Only two receivers were taken in the first round in 2018, and none in the top 20, creating a thirst for receivers in this draft. Dallas has a major need for an outside receiver. Enter A.J. Brown, who has demonstrated a consistent ability to make tough catches in traffic.
14. Jacksonville: Will Grier, QB, West Virginia
Games like the past two weeks are why the Jaguars can’t be satisfied with Blake Bortles as their only option under center.
15. Philadelphia: Deandre Baker, CB, Georgia
Baker decided to come back for his senior year and the decision has paid off. He already has two picks on the season and he’d have a chance to compete for a starting job as a rookie in a place like Philadelphia.
16. Seattle: Derrick Brown, DT, Auburn
The Legion of Boom rebuild continues with the 6' 5", 325-pound Brown, a bulky but explosive interior pass-rusher.
17. N.Y. Jets: Montez Sweat, DE/OLB, Mississippi State
Sweat has 19.5 sacks in 19 games since transferring to Mississippi State from Michigan State, and would add a jolt of speed to the Jets’ middling pass rush.
18. Minnesota: Raekwon Davis, DL, Alabama
This draft is loaded with defensive linemen. The 6' 7", 305-pound Davis had 8.5 sacks last year, and had proven he can be a force in the pass rush even if his numbers have dropped this season.
19. Pittsburgh: Devin Bush, LB, Michigan
Bush was under-recruited coming out of high school because of his height (5' 11"), but he has developed into the new prototype for NFL linebackers—not necessarily big, but fast and aggressive.
20. Miami: Zach Allen, DL, Boston College
Allen has the speed to be a pass-rush talent but is also sound as a run defender. He had 100 total tackles last season.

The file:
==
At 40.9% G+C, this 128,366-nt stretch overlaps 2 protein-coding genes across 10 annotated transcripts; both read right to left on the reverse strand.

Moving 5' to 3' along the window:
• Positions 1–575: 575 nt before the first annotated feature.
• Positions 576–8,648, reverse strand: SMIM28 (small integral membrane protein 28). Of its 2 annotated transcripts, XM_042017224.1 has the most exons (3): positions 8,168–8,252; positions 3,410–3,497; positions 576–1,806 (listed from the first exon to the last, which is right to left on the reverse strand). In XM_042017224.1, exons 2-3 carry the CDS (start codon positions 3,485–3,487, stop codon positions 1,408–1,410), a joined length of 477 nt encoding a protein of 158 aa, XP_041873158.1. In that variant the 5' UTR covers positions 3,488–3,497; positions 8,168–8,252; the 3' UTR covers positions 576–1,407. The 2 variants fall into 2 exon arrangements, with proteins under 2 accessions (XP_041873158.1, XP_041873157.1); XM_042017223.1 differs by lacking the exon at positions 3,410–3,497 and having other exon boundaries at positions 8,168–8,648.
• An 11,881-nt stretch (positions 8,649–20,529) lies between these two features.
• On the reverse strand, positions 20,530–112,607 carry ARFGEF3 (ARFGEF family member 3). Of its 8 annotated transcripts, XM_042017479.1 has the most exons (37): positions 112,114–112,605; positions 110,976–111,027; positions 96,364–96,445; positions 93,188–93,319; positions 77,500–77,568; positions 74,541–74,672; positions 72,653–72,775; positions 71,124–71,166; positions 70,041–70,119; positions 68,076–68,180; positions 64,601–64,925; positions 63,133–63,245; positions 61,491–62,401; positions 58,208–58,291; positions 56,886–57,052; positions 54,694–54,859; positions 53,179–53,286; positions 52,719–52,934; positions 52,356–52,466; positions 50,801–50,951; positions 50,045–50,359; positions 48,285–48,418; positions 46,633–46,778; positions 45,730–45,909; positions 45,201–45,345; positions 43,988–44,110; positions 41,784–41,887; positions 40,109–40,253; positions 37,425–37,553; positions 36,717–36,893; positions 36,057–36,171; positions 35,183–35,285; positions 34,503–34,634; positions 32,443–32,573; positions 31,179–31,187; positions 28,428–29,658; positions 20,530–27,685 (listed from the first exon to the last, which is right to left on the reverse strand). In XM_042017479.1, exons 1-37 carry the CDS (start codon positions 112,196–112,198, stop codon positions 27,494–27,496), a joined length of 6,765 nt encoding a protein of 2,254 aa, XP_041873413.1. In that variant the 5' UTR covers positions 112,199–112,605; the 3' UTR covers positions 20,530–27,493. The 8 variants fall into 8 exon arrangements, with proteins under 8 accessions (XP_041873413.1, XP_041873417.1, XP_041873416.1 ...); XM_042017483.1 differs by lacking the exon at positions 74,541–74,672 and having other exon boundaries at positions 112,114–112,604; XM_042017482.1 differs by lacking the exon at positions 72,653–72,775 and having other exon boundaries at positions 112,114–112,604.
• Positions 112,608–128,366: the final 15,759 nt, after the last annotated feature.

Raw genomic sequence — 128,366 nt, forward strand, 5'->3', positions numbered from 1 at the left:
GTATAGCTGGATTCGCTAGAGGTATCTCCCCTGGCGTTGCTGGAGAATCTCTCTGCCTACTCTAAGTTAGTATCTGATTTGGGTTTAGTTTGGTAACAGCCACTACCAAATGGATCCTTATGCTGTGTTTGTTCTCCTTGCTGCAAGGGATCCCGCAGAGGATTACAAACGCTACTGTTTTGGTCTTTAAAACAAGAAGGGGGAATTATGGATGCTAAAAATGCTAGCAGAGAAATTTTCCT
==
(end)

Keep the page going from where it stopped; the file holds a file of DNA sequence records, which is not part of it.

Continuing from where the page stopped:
21. Tennessee: Noah Fant, TE, Iowa
With Delanie Walker out for the season, Luke Stocker leads the Titans’ tight ends with five catches for 63 yards. The 6' 5" Fant is a logical choice.
22. Green Bay: Devin White, LB, LSU
Jake Ryan’s torn ACL exposed Green Bay’s thin linebacker corps this season. White has 66 tackles and seven of those for loss this season. He has range and versatility, and would be a great fit in Mike Pettine’s system.
23. Oakland (via Chicago): Deionte Thompson, S, Alabama
The Raiders’ new coaching staff has not been impressed by 2016 first-round safety Karl Joseph, and current starters Reggie Nelson and Marcus Gilchrist are not long-term answers. A Nick Saban product would fit the bill; Thompson has thrived as a rangy centerfielder in his first season as a full-time starter.
24. Cincinnati: Amani Oruwariye, CB, Penn State
He continues to build on his breakout junior year, as Oruwariye has the size and ball skills to thrive as a boundary corner.
25. Washington: Josh Allen, LB, Kentucky
We wrote about Allen a few weeks ago. He’s thirty pounds heavier than last season and it has added a noticeable power to his game. He has played a huge role in the surprising resurgence of Kentucky football (5-1, No. 14 ranking nationally) this season. Allen would bring a potential force off the edge opposite Ryan Kerrigan.
26. Carolina: Jonah Williams, OL, Alabama
He’s played right and left tackle at Alabama, though Williams might best fit at guard at the next level. Regardless of where he ends up, he has the athleticism, power and experience to be an immediate factor for a power-running offense like Carolina’s.
27. L.A. Chargers: Dwayne Haskins, QB, Ohio State
It’s time to finally draft Philip Rivers’s successor. Ohio State’s single season starter fits the bill.
28. Baltimore: Byron Murphy, CB, Washington
Yet another defensive back from the Washington pipeline, Murphy’s blend of cover skills and aggressive run support would allow him to fit right in on a Ravens defense that could be looking to replace veteran Brandon Carr.
29. New England: Christian Wilkins, DT, Clemson
Wilkins is a versatile defensive lineman, a great fit for Bill Belichick, who prefers players who can do a number of things well.
30. Green Bay (via New Orleans): Jerry Tillery, DL, Notre Dame
Lanky (6' 7") and explosive, Tillery should provide an immediate impact as an interior pass-rusher at the next level.
31. Kansas City: Trayvon Mullen, CB, Clemson
Mullen’s speed and sticky hands would be just what the Chiefs need after dealing Marcus Peters last offseason.
32. L.A. Rams: Jalen Jelks, DE/OLB, Oregon
As great as the Aaron Donald-Ndamukong Suh tandem is inside, the Rams need to get better around them. Jelks is a bit raw, but the 6' 7", 245-pound edge rusher is loaded with potential.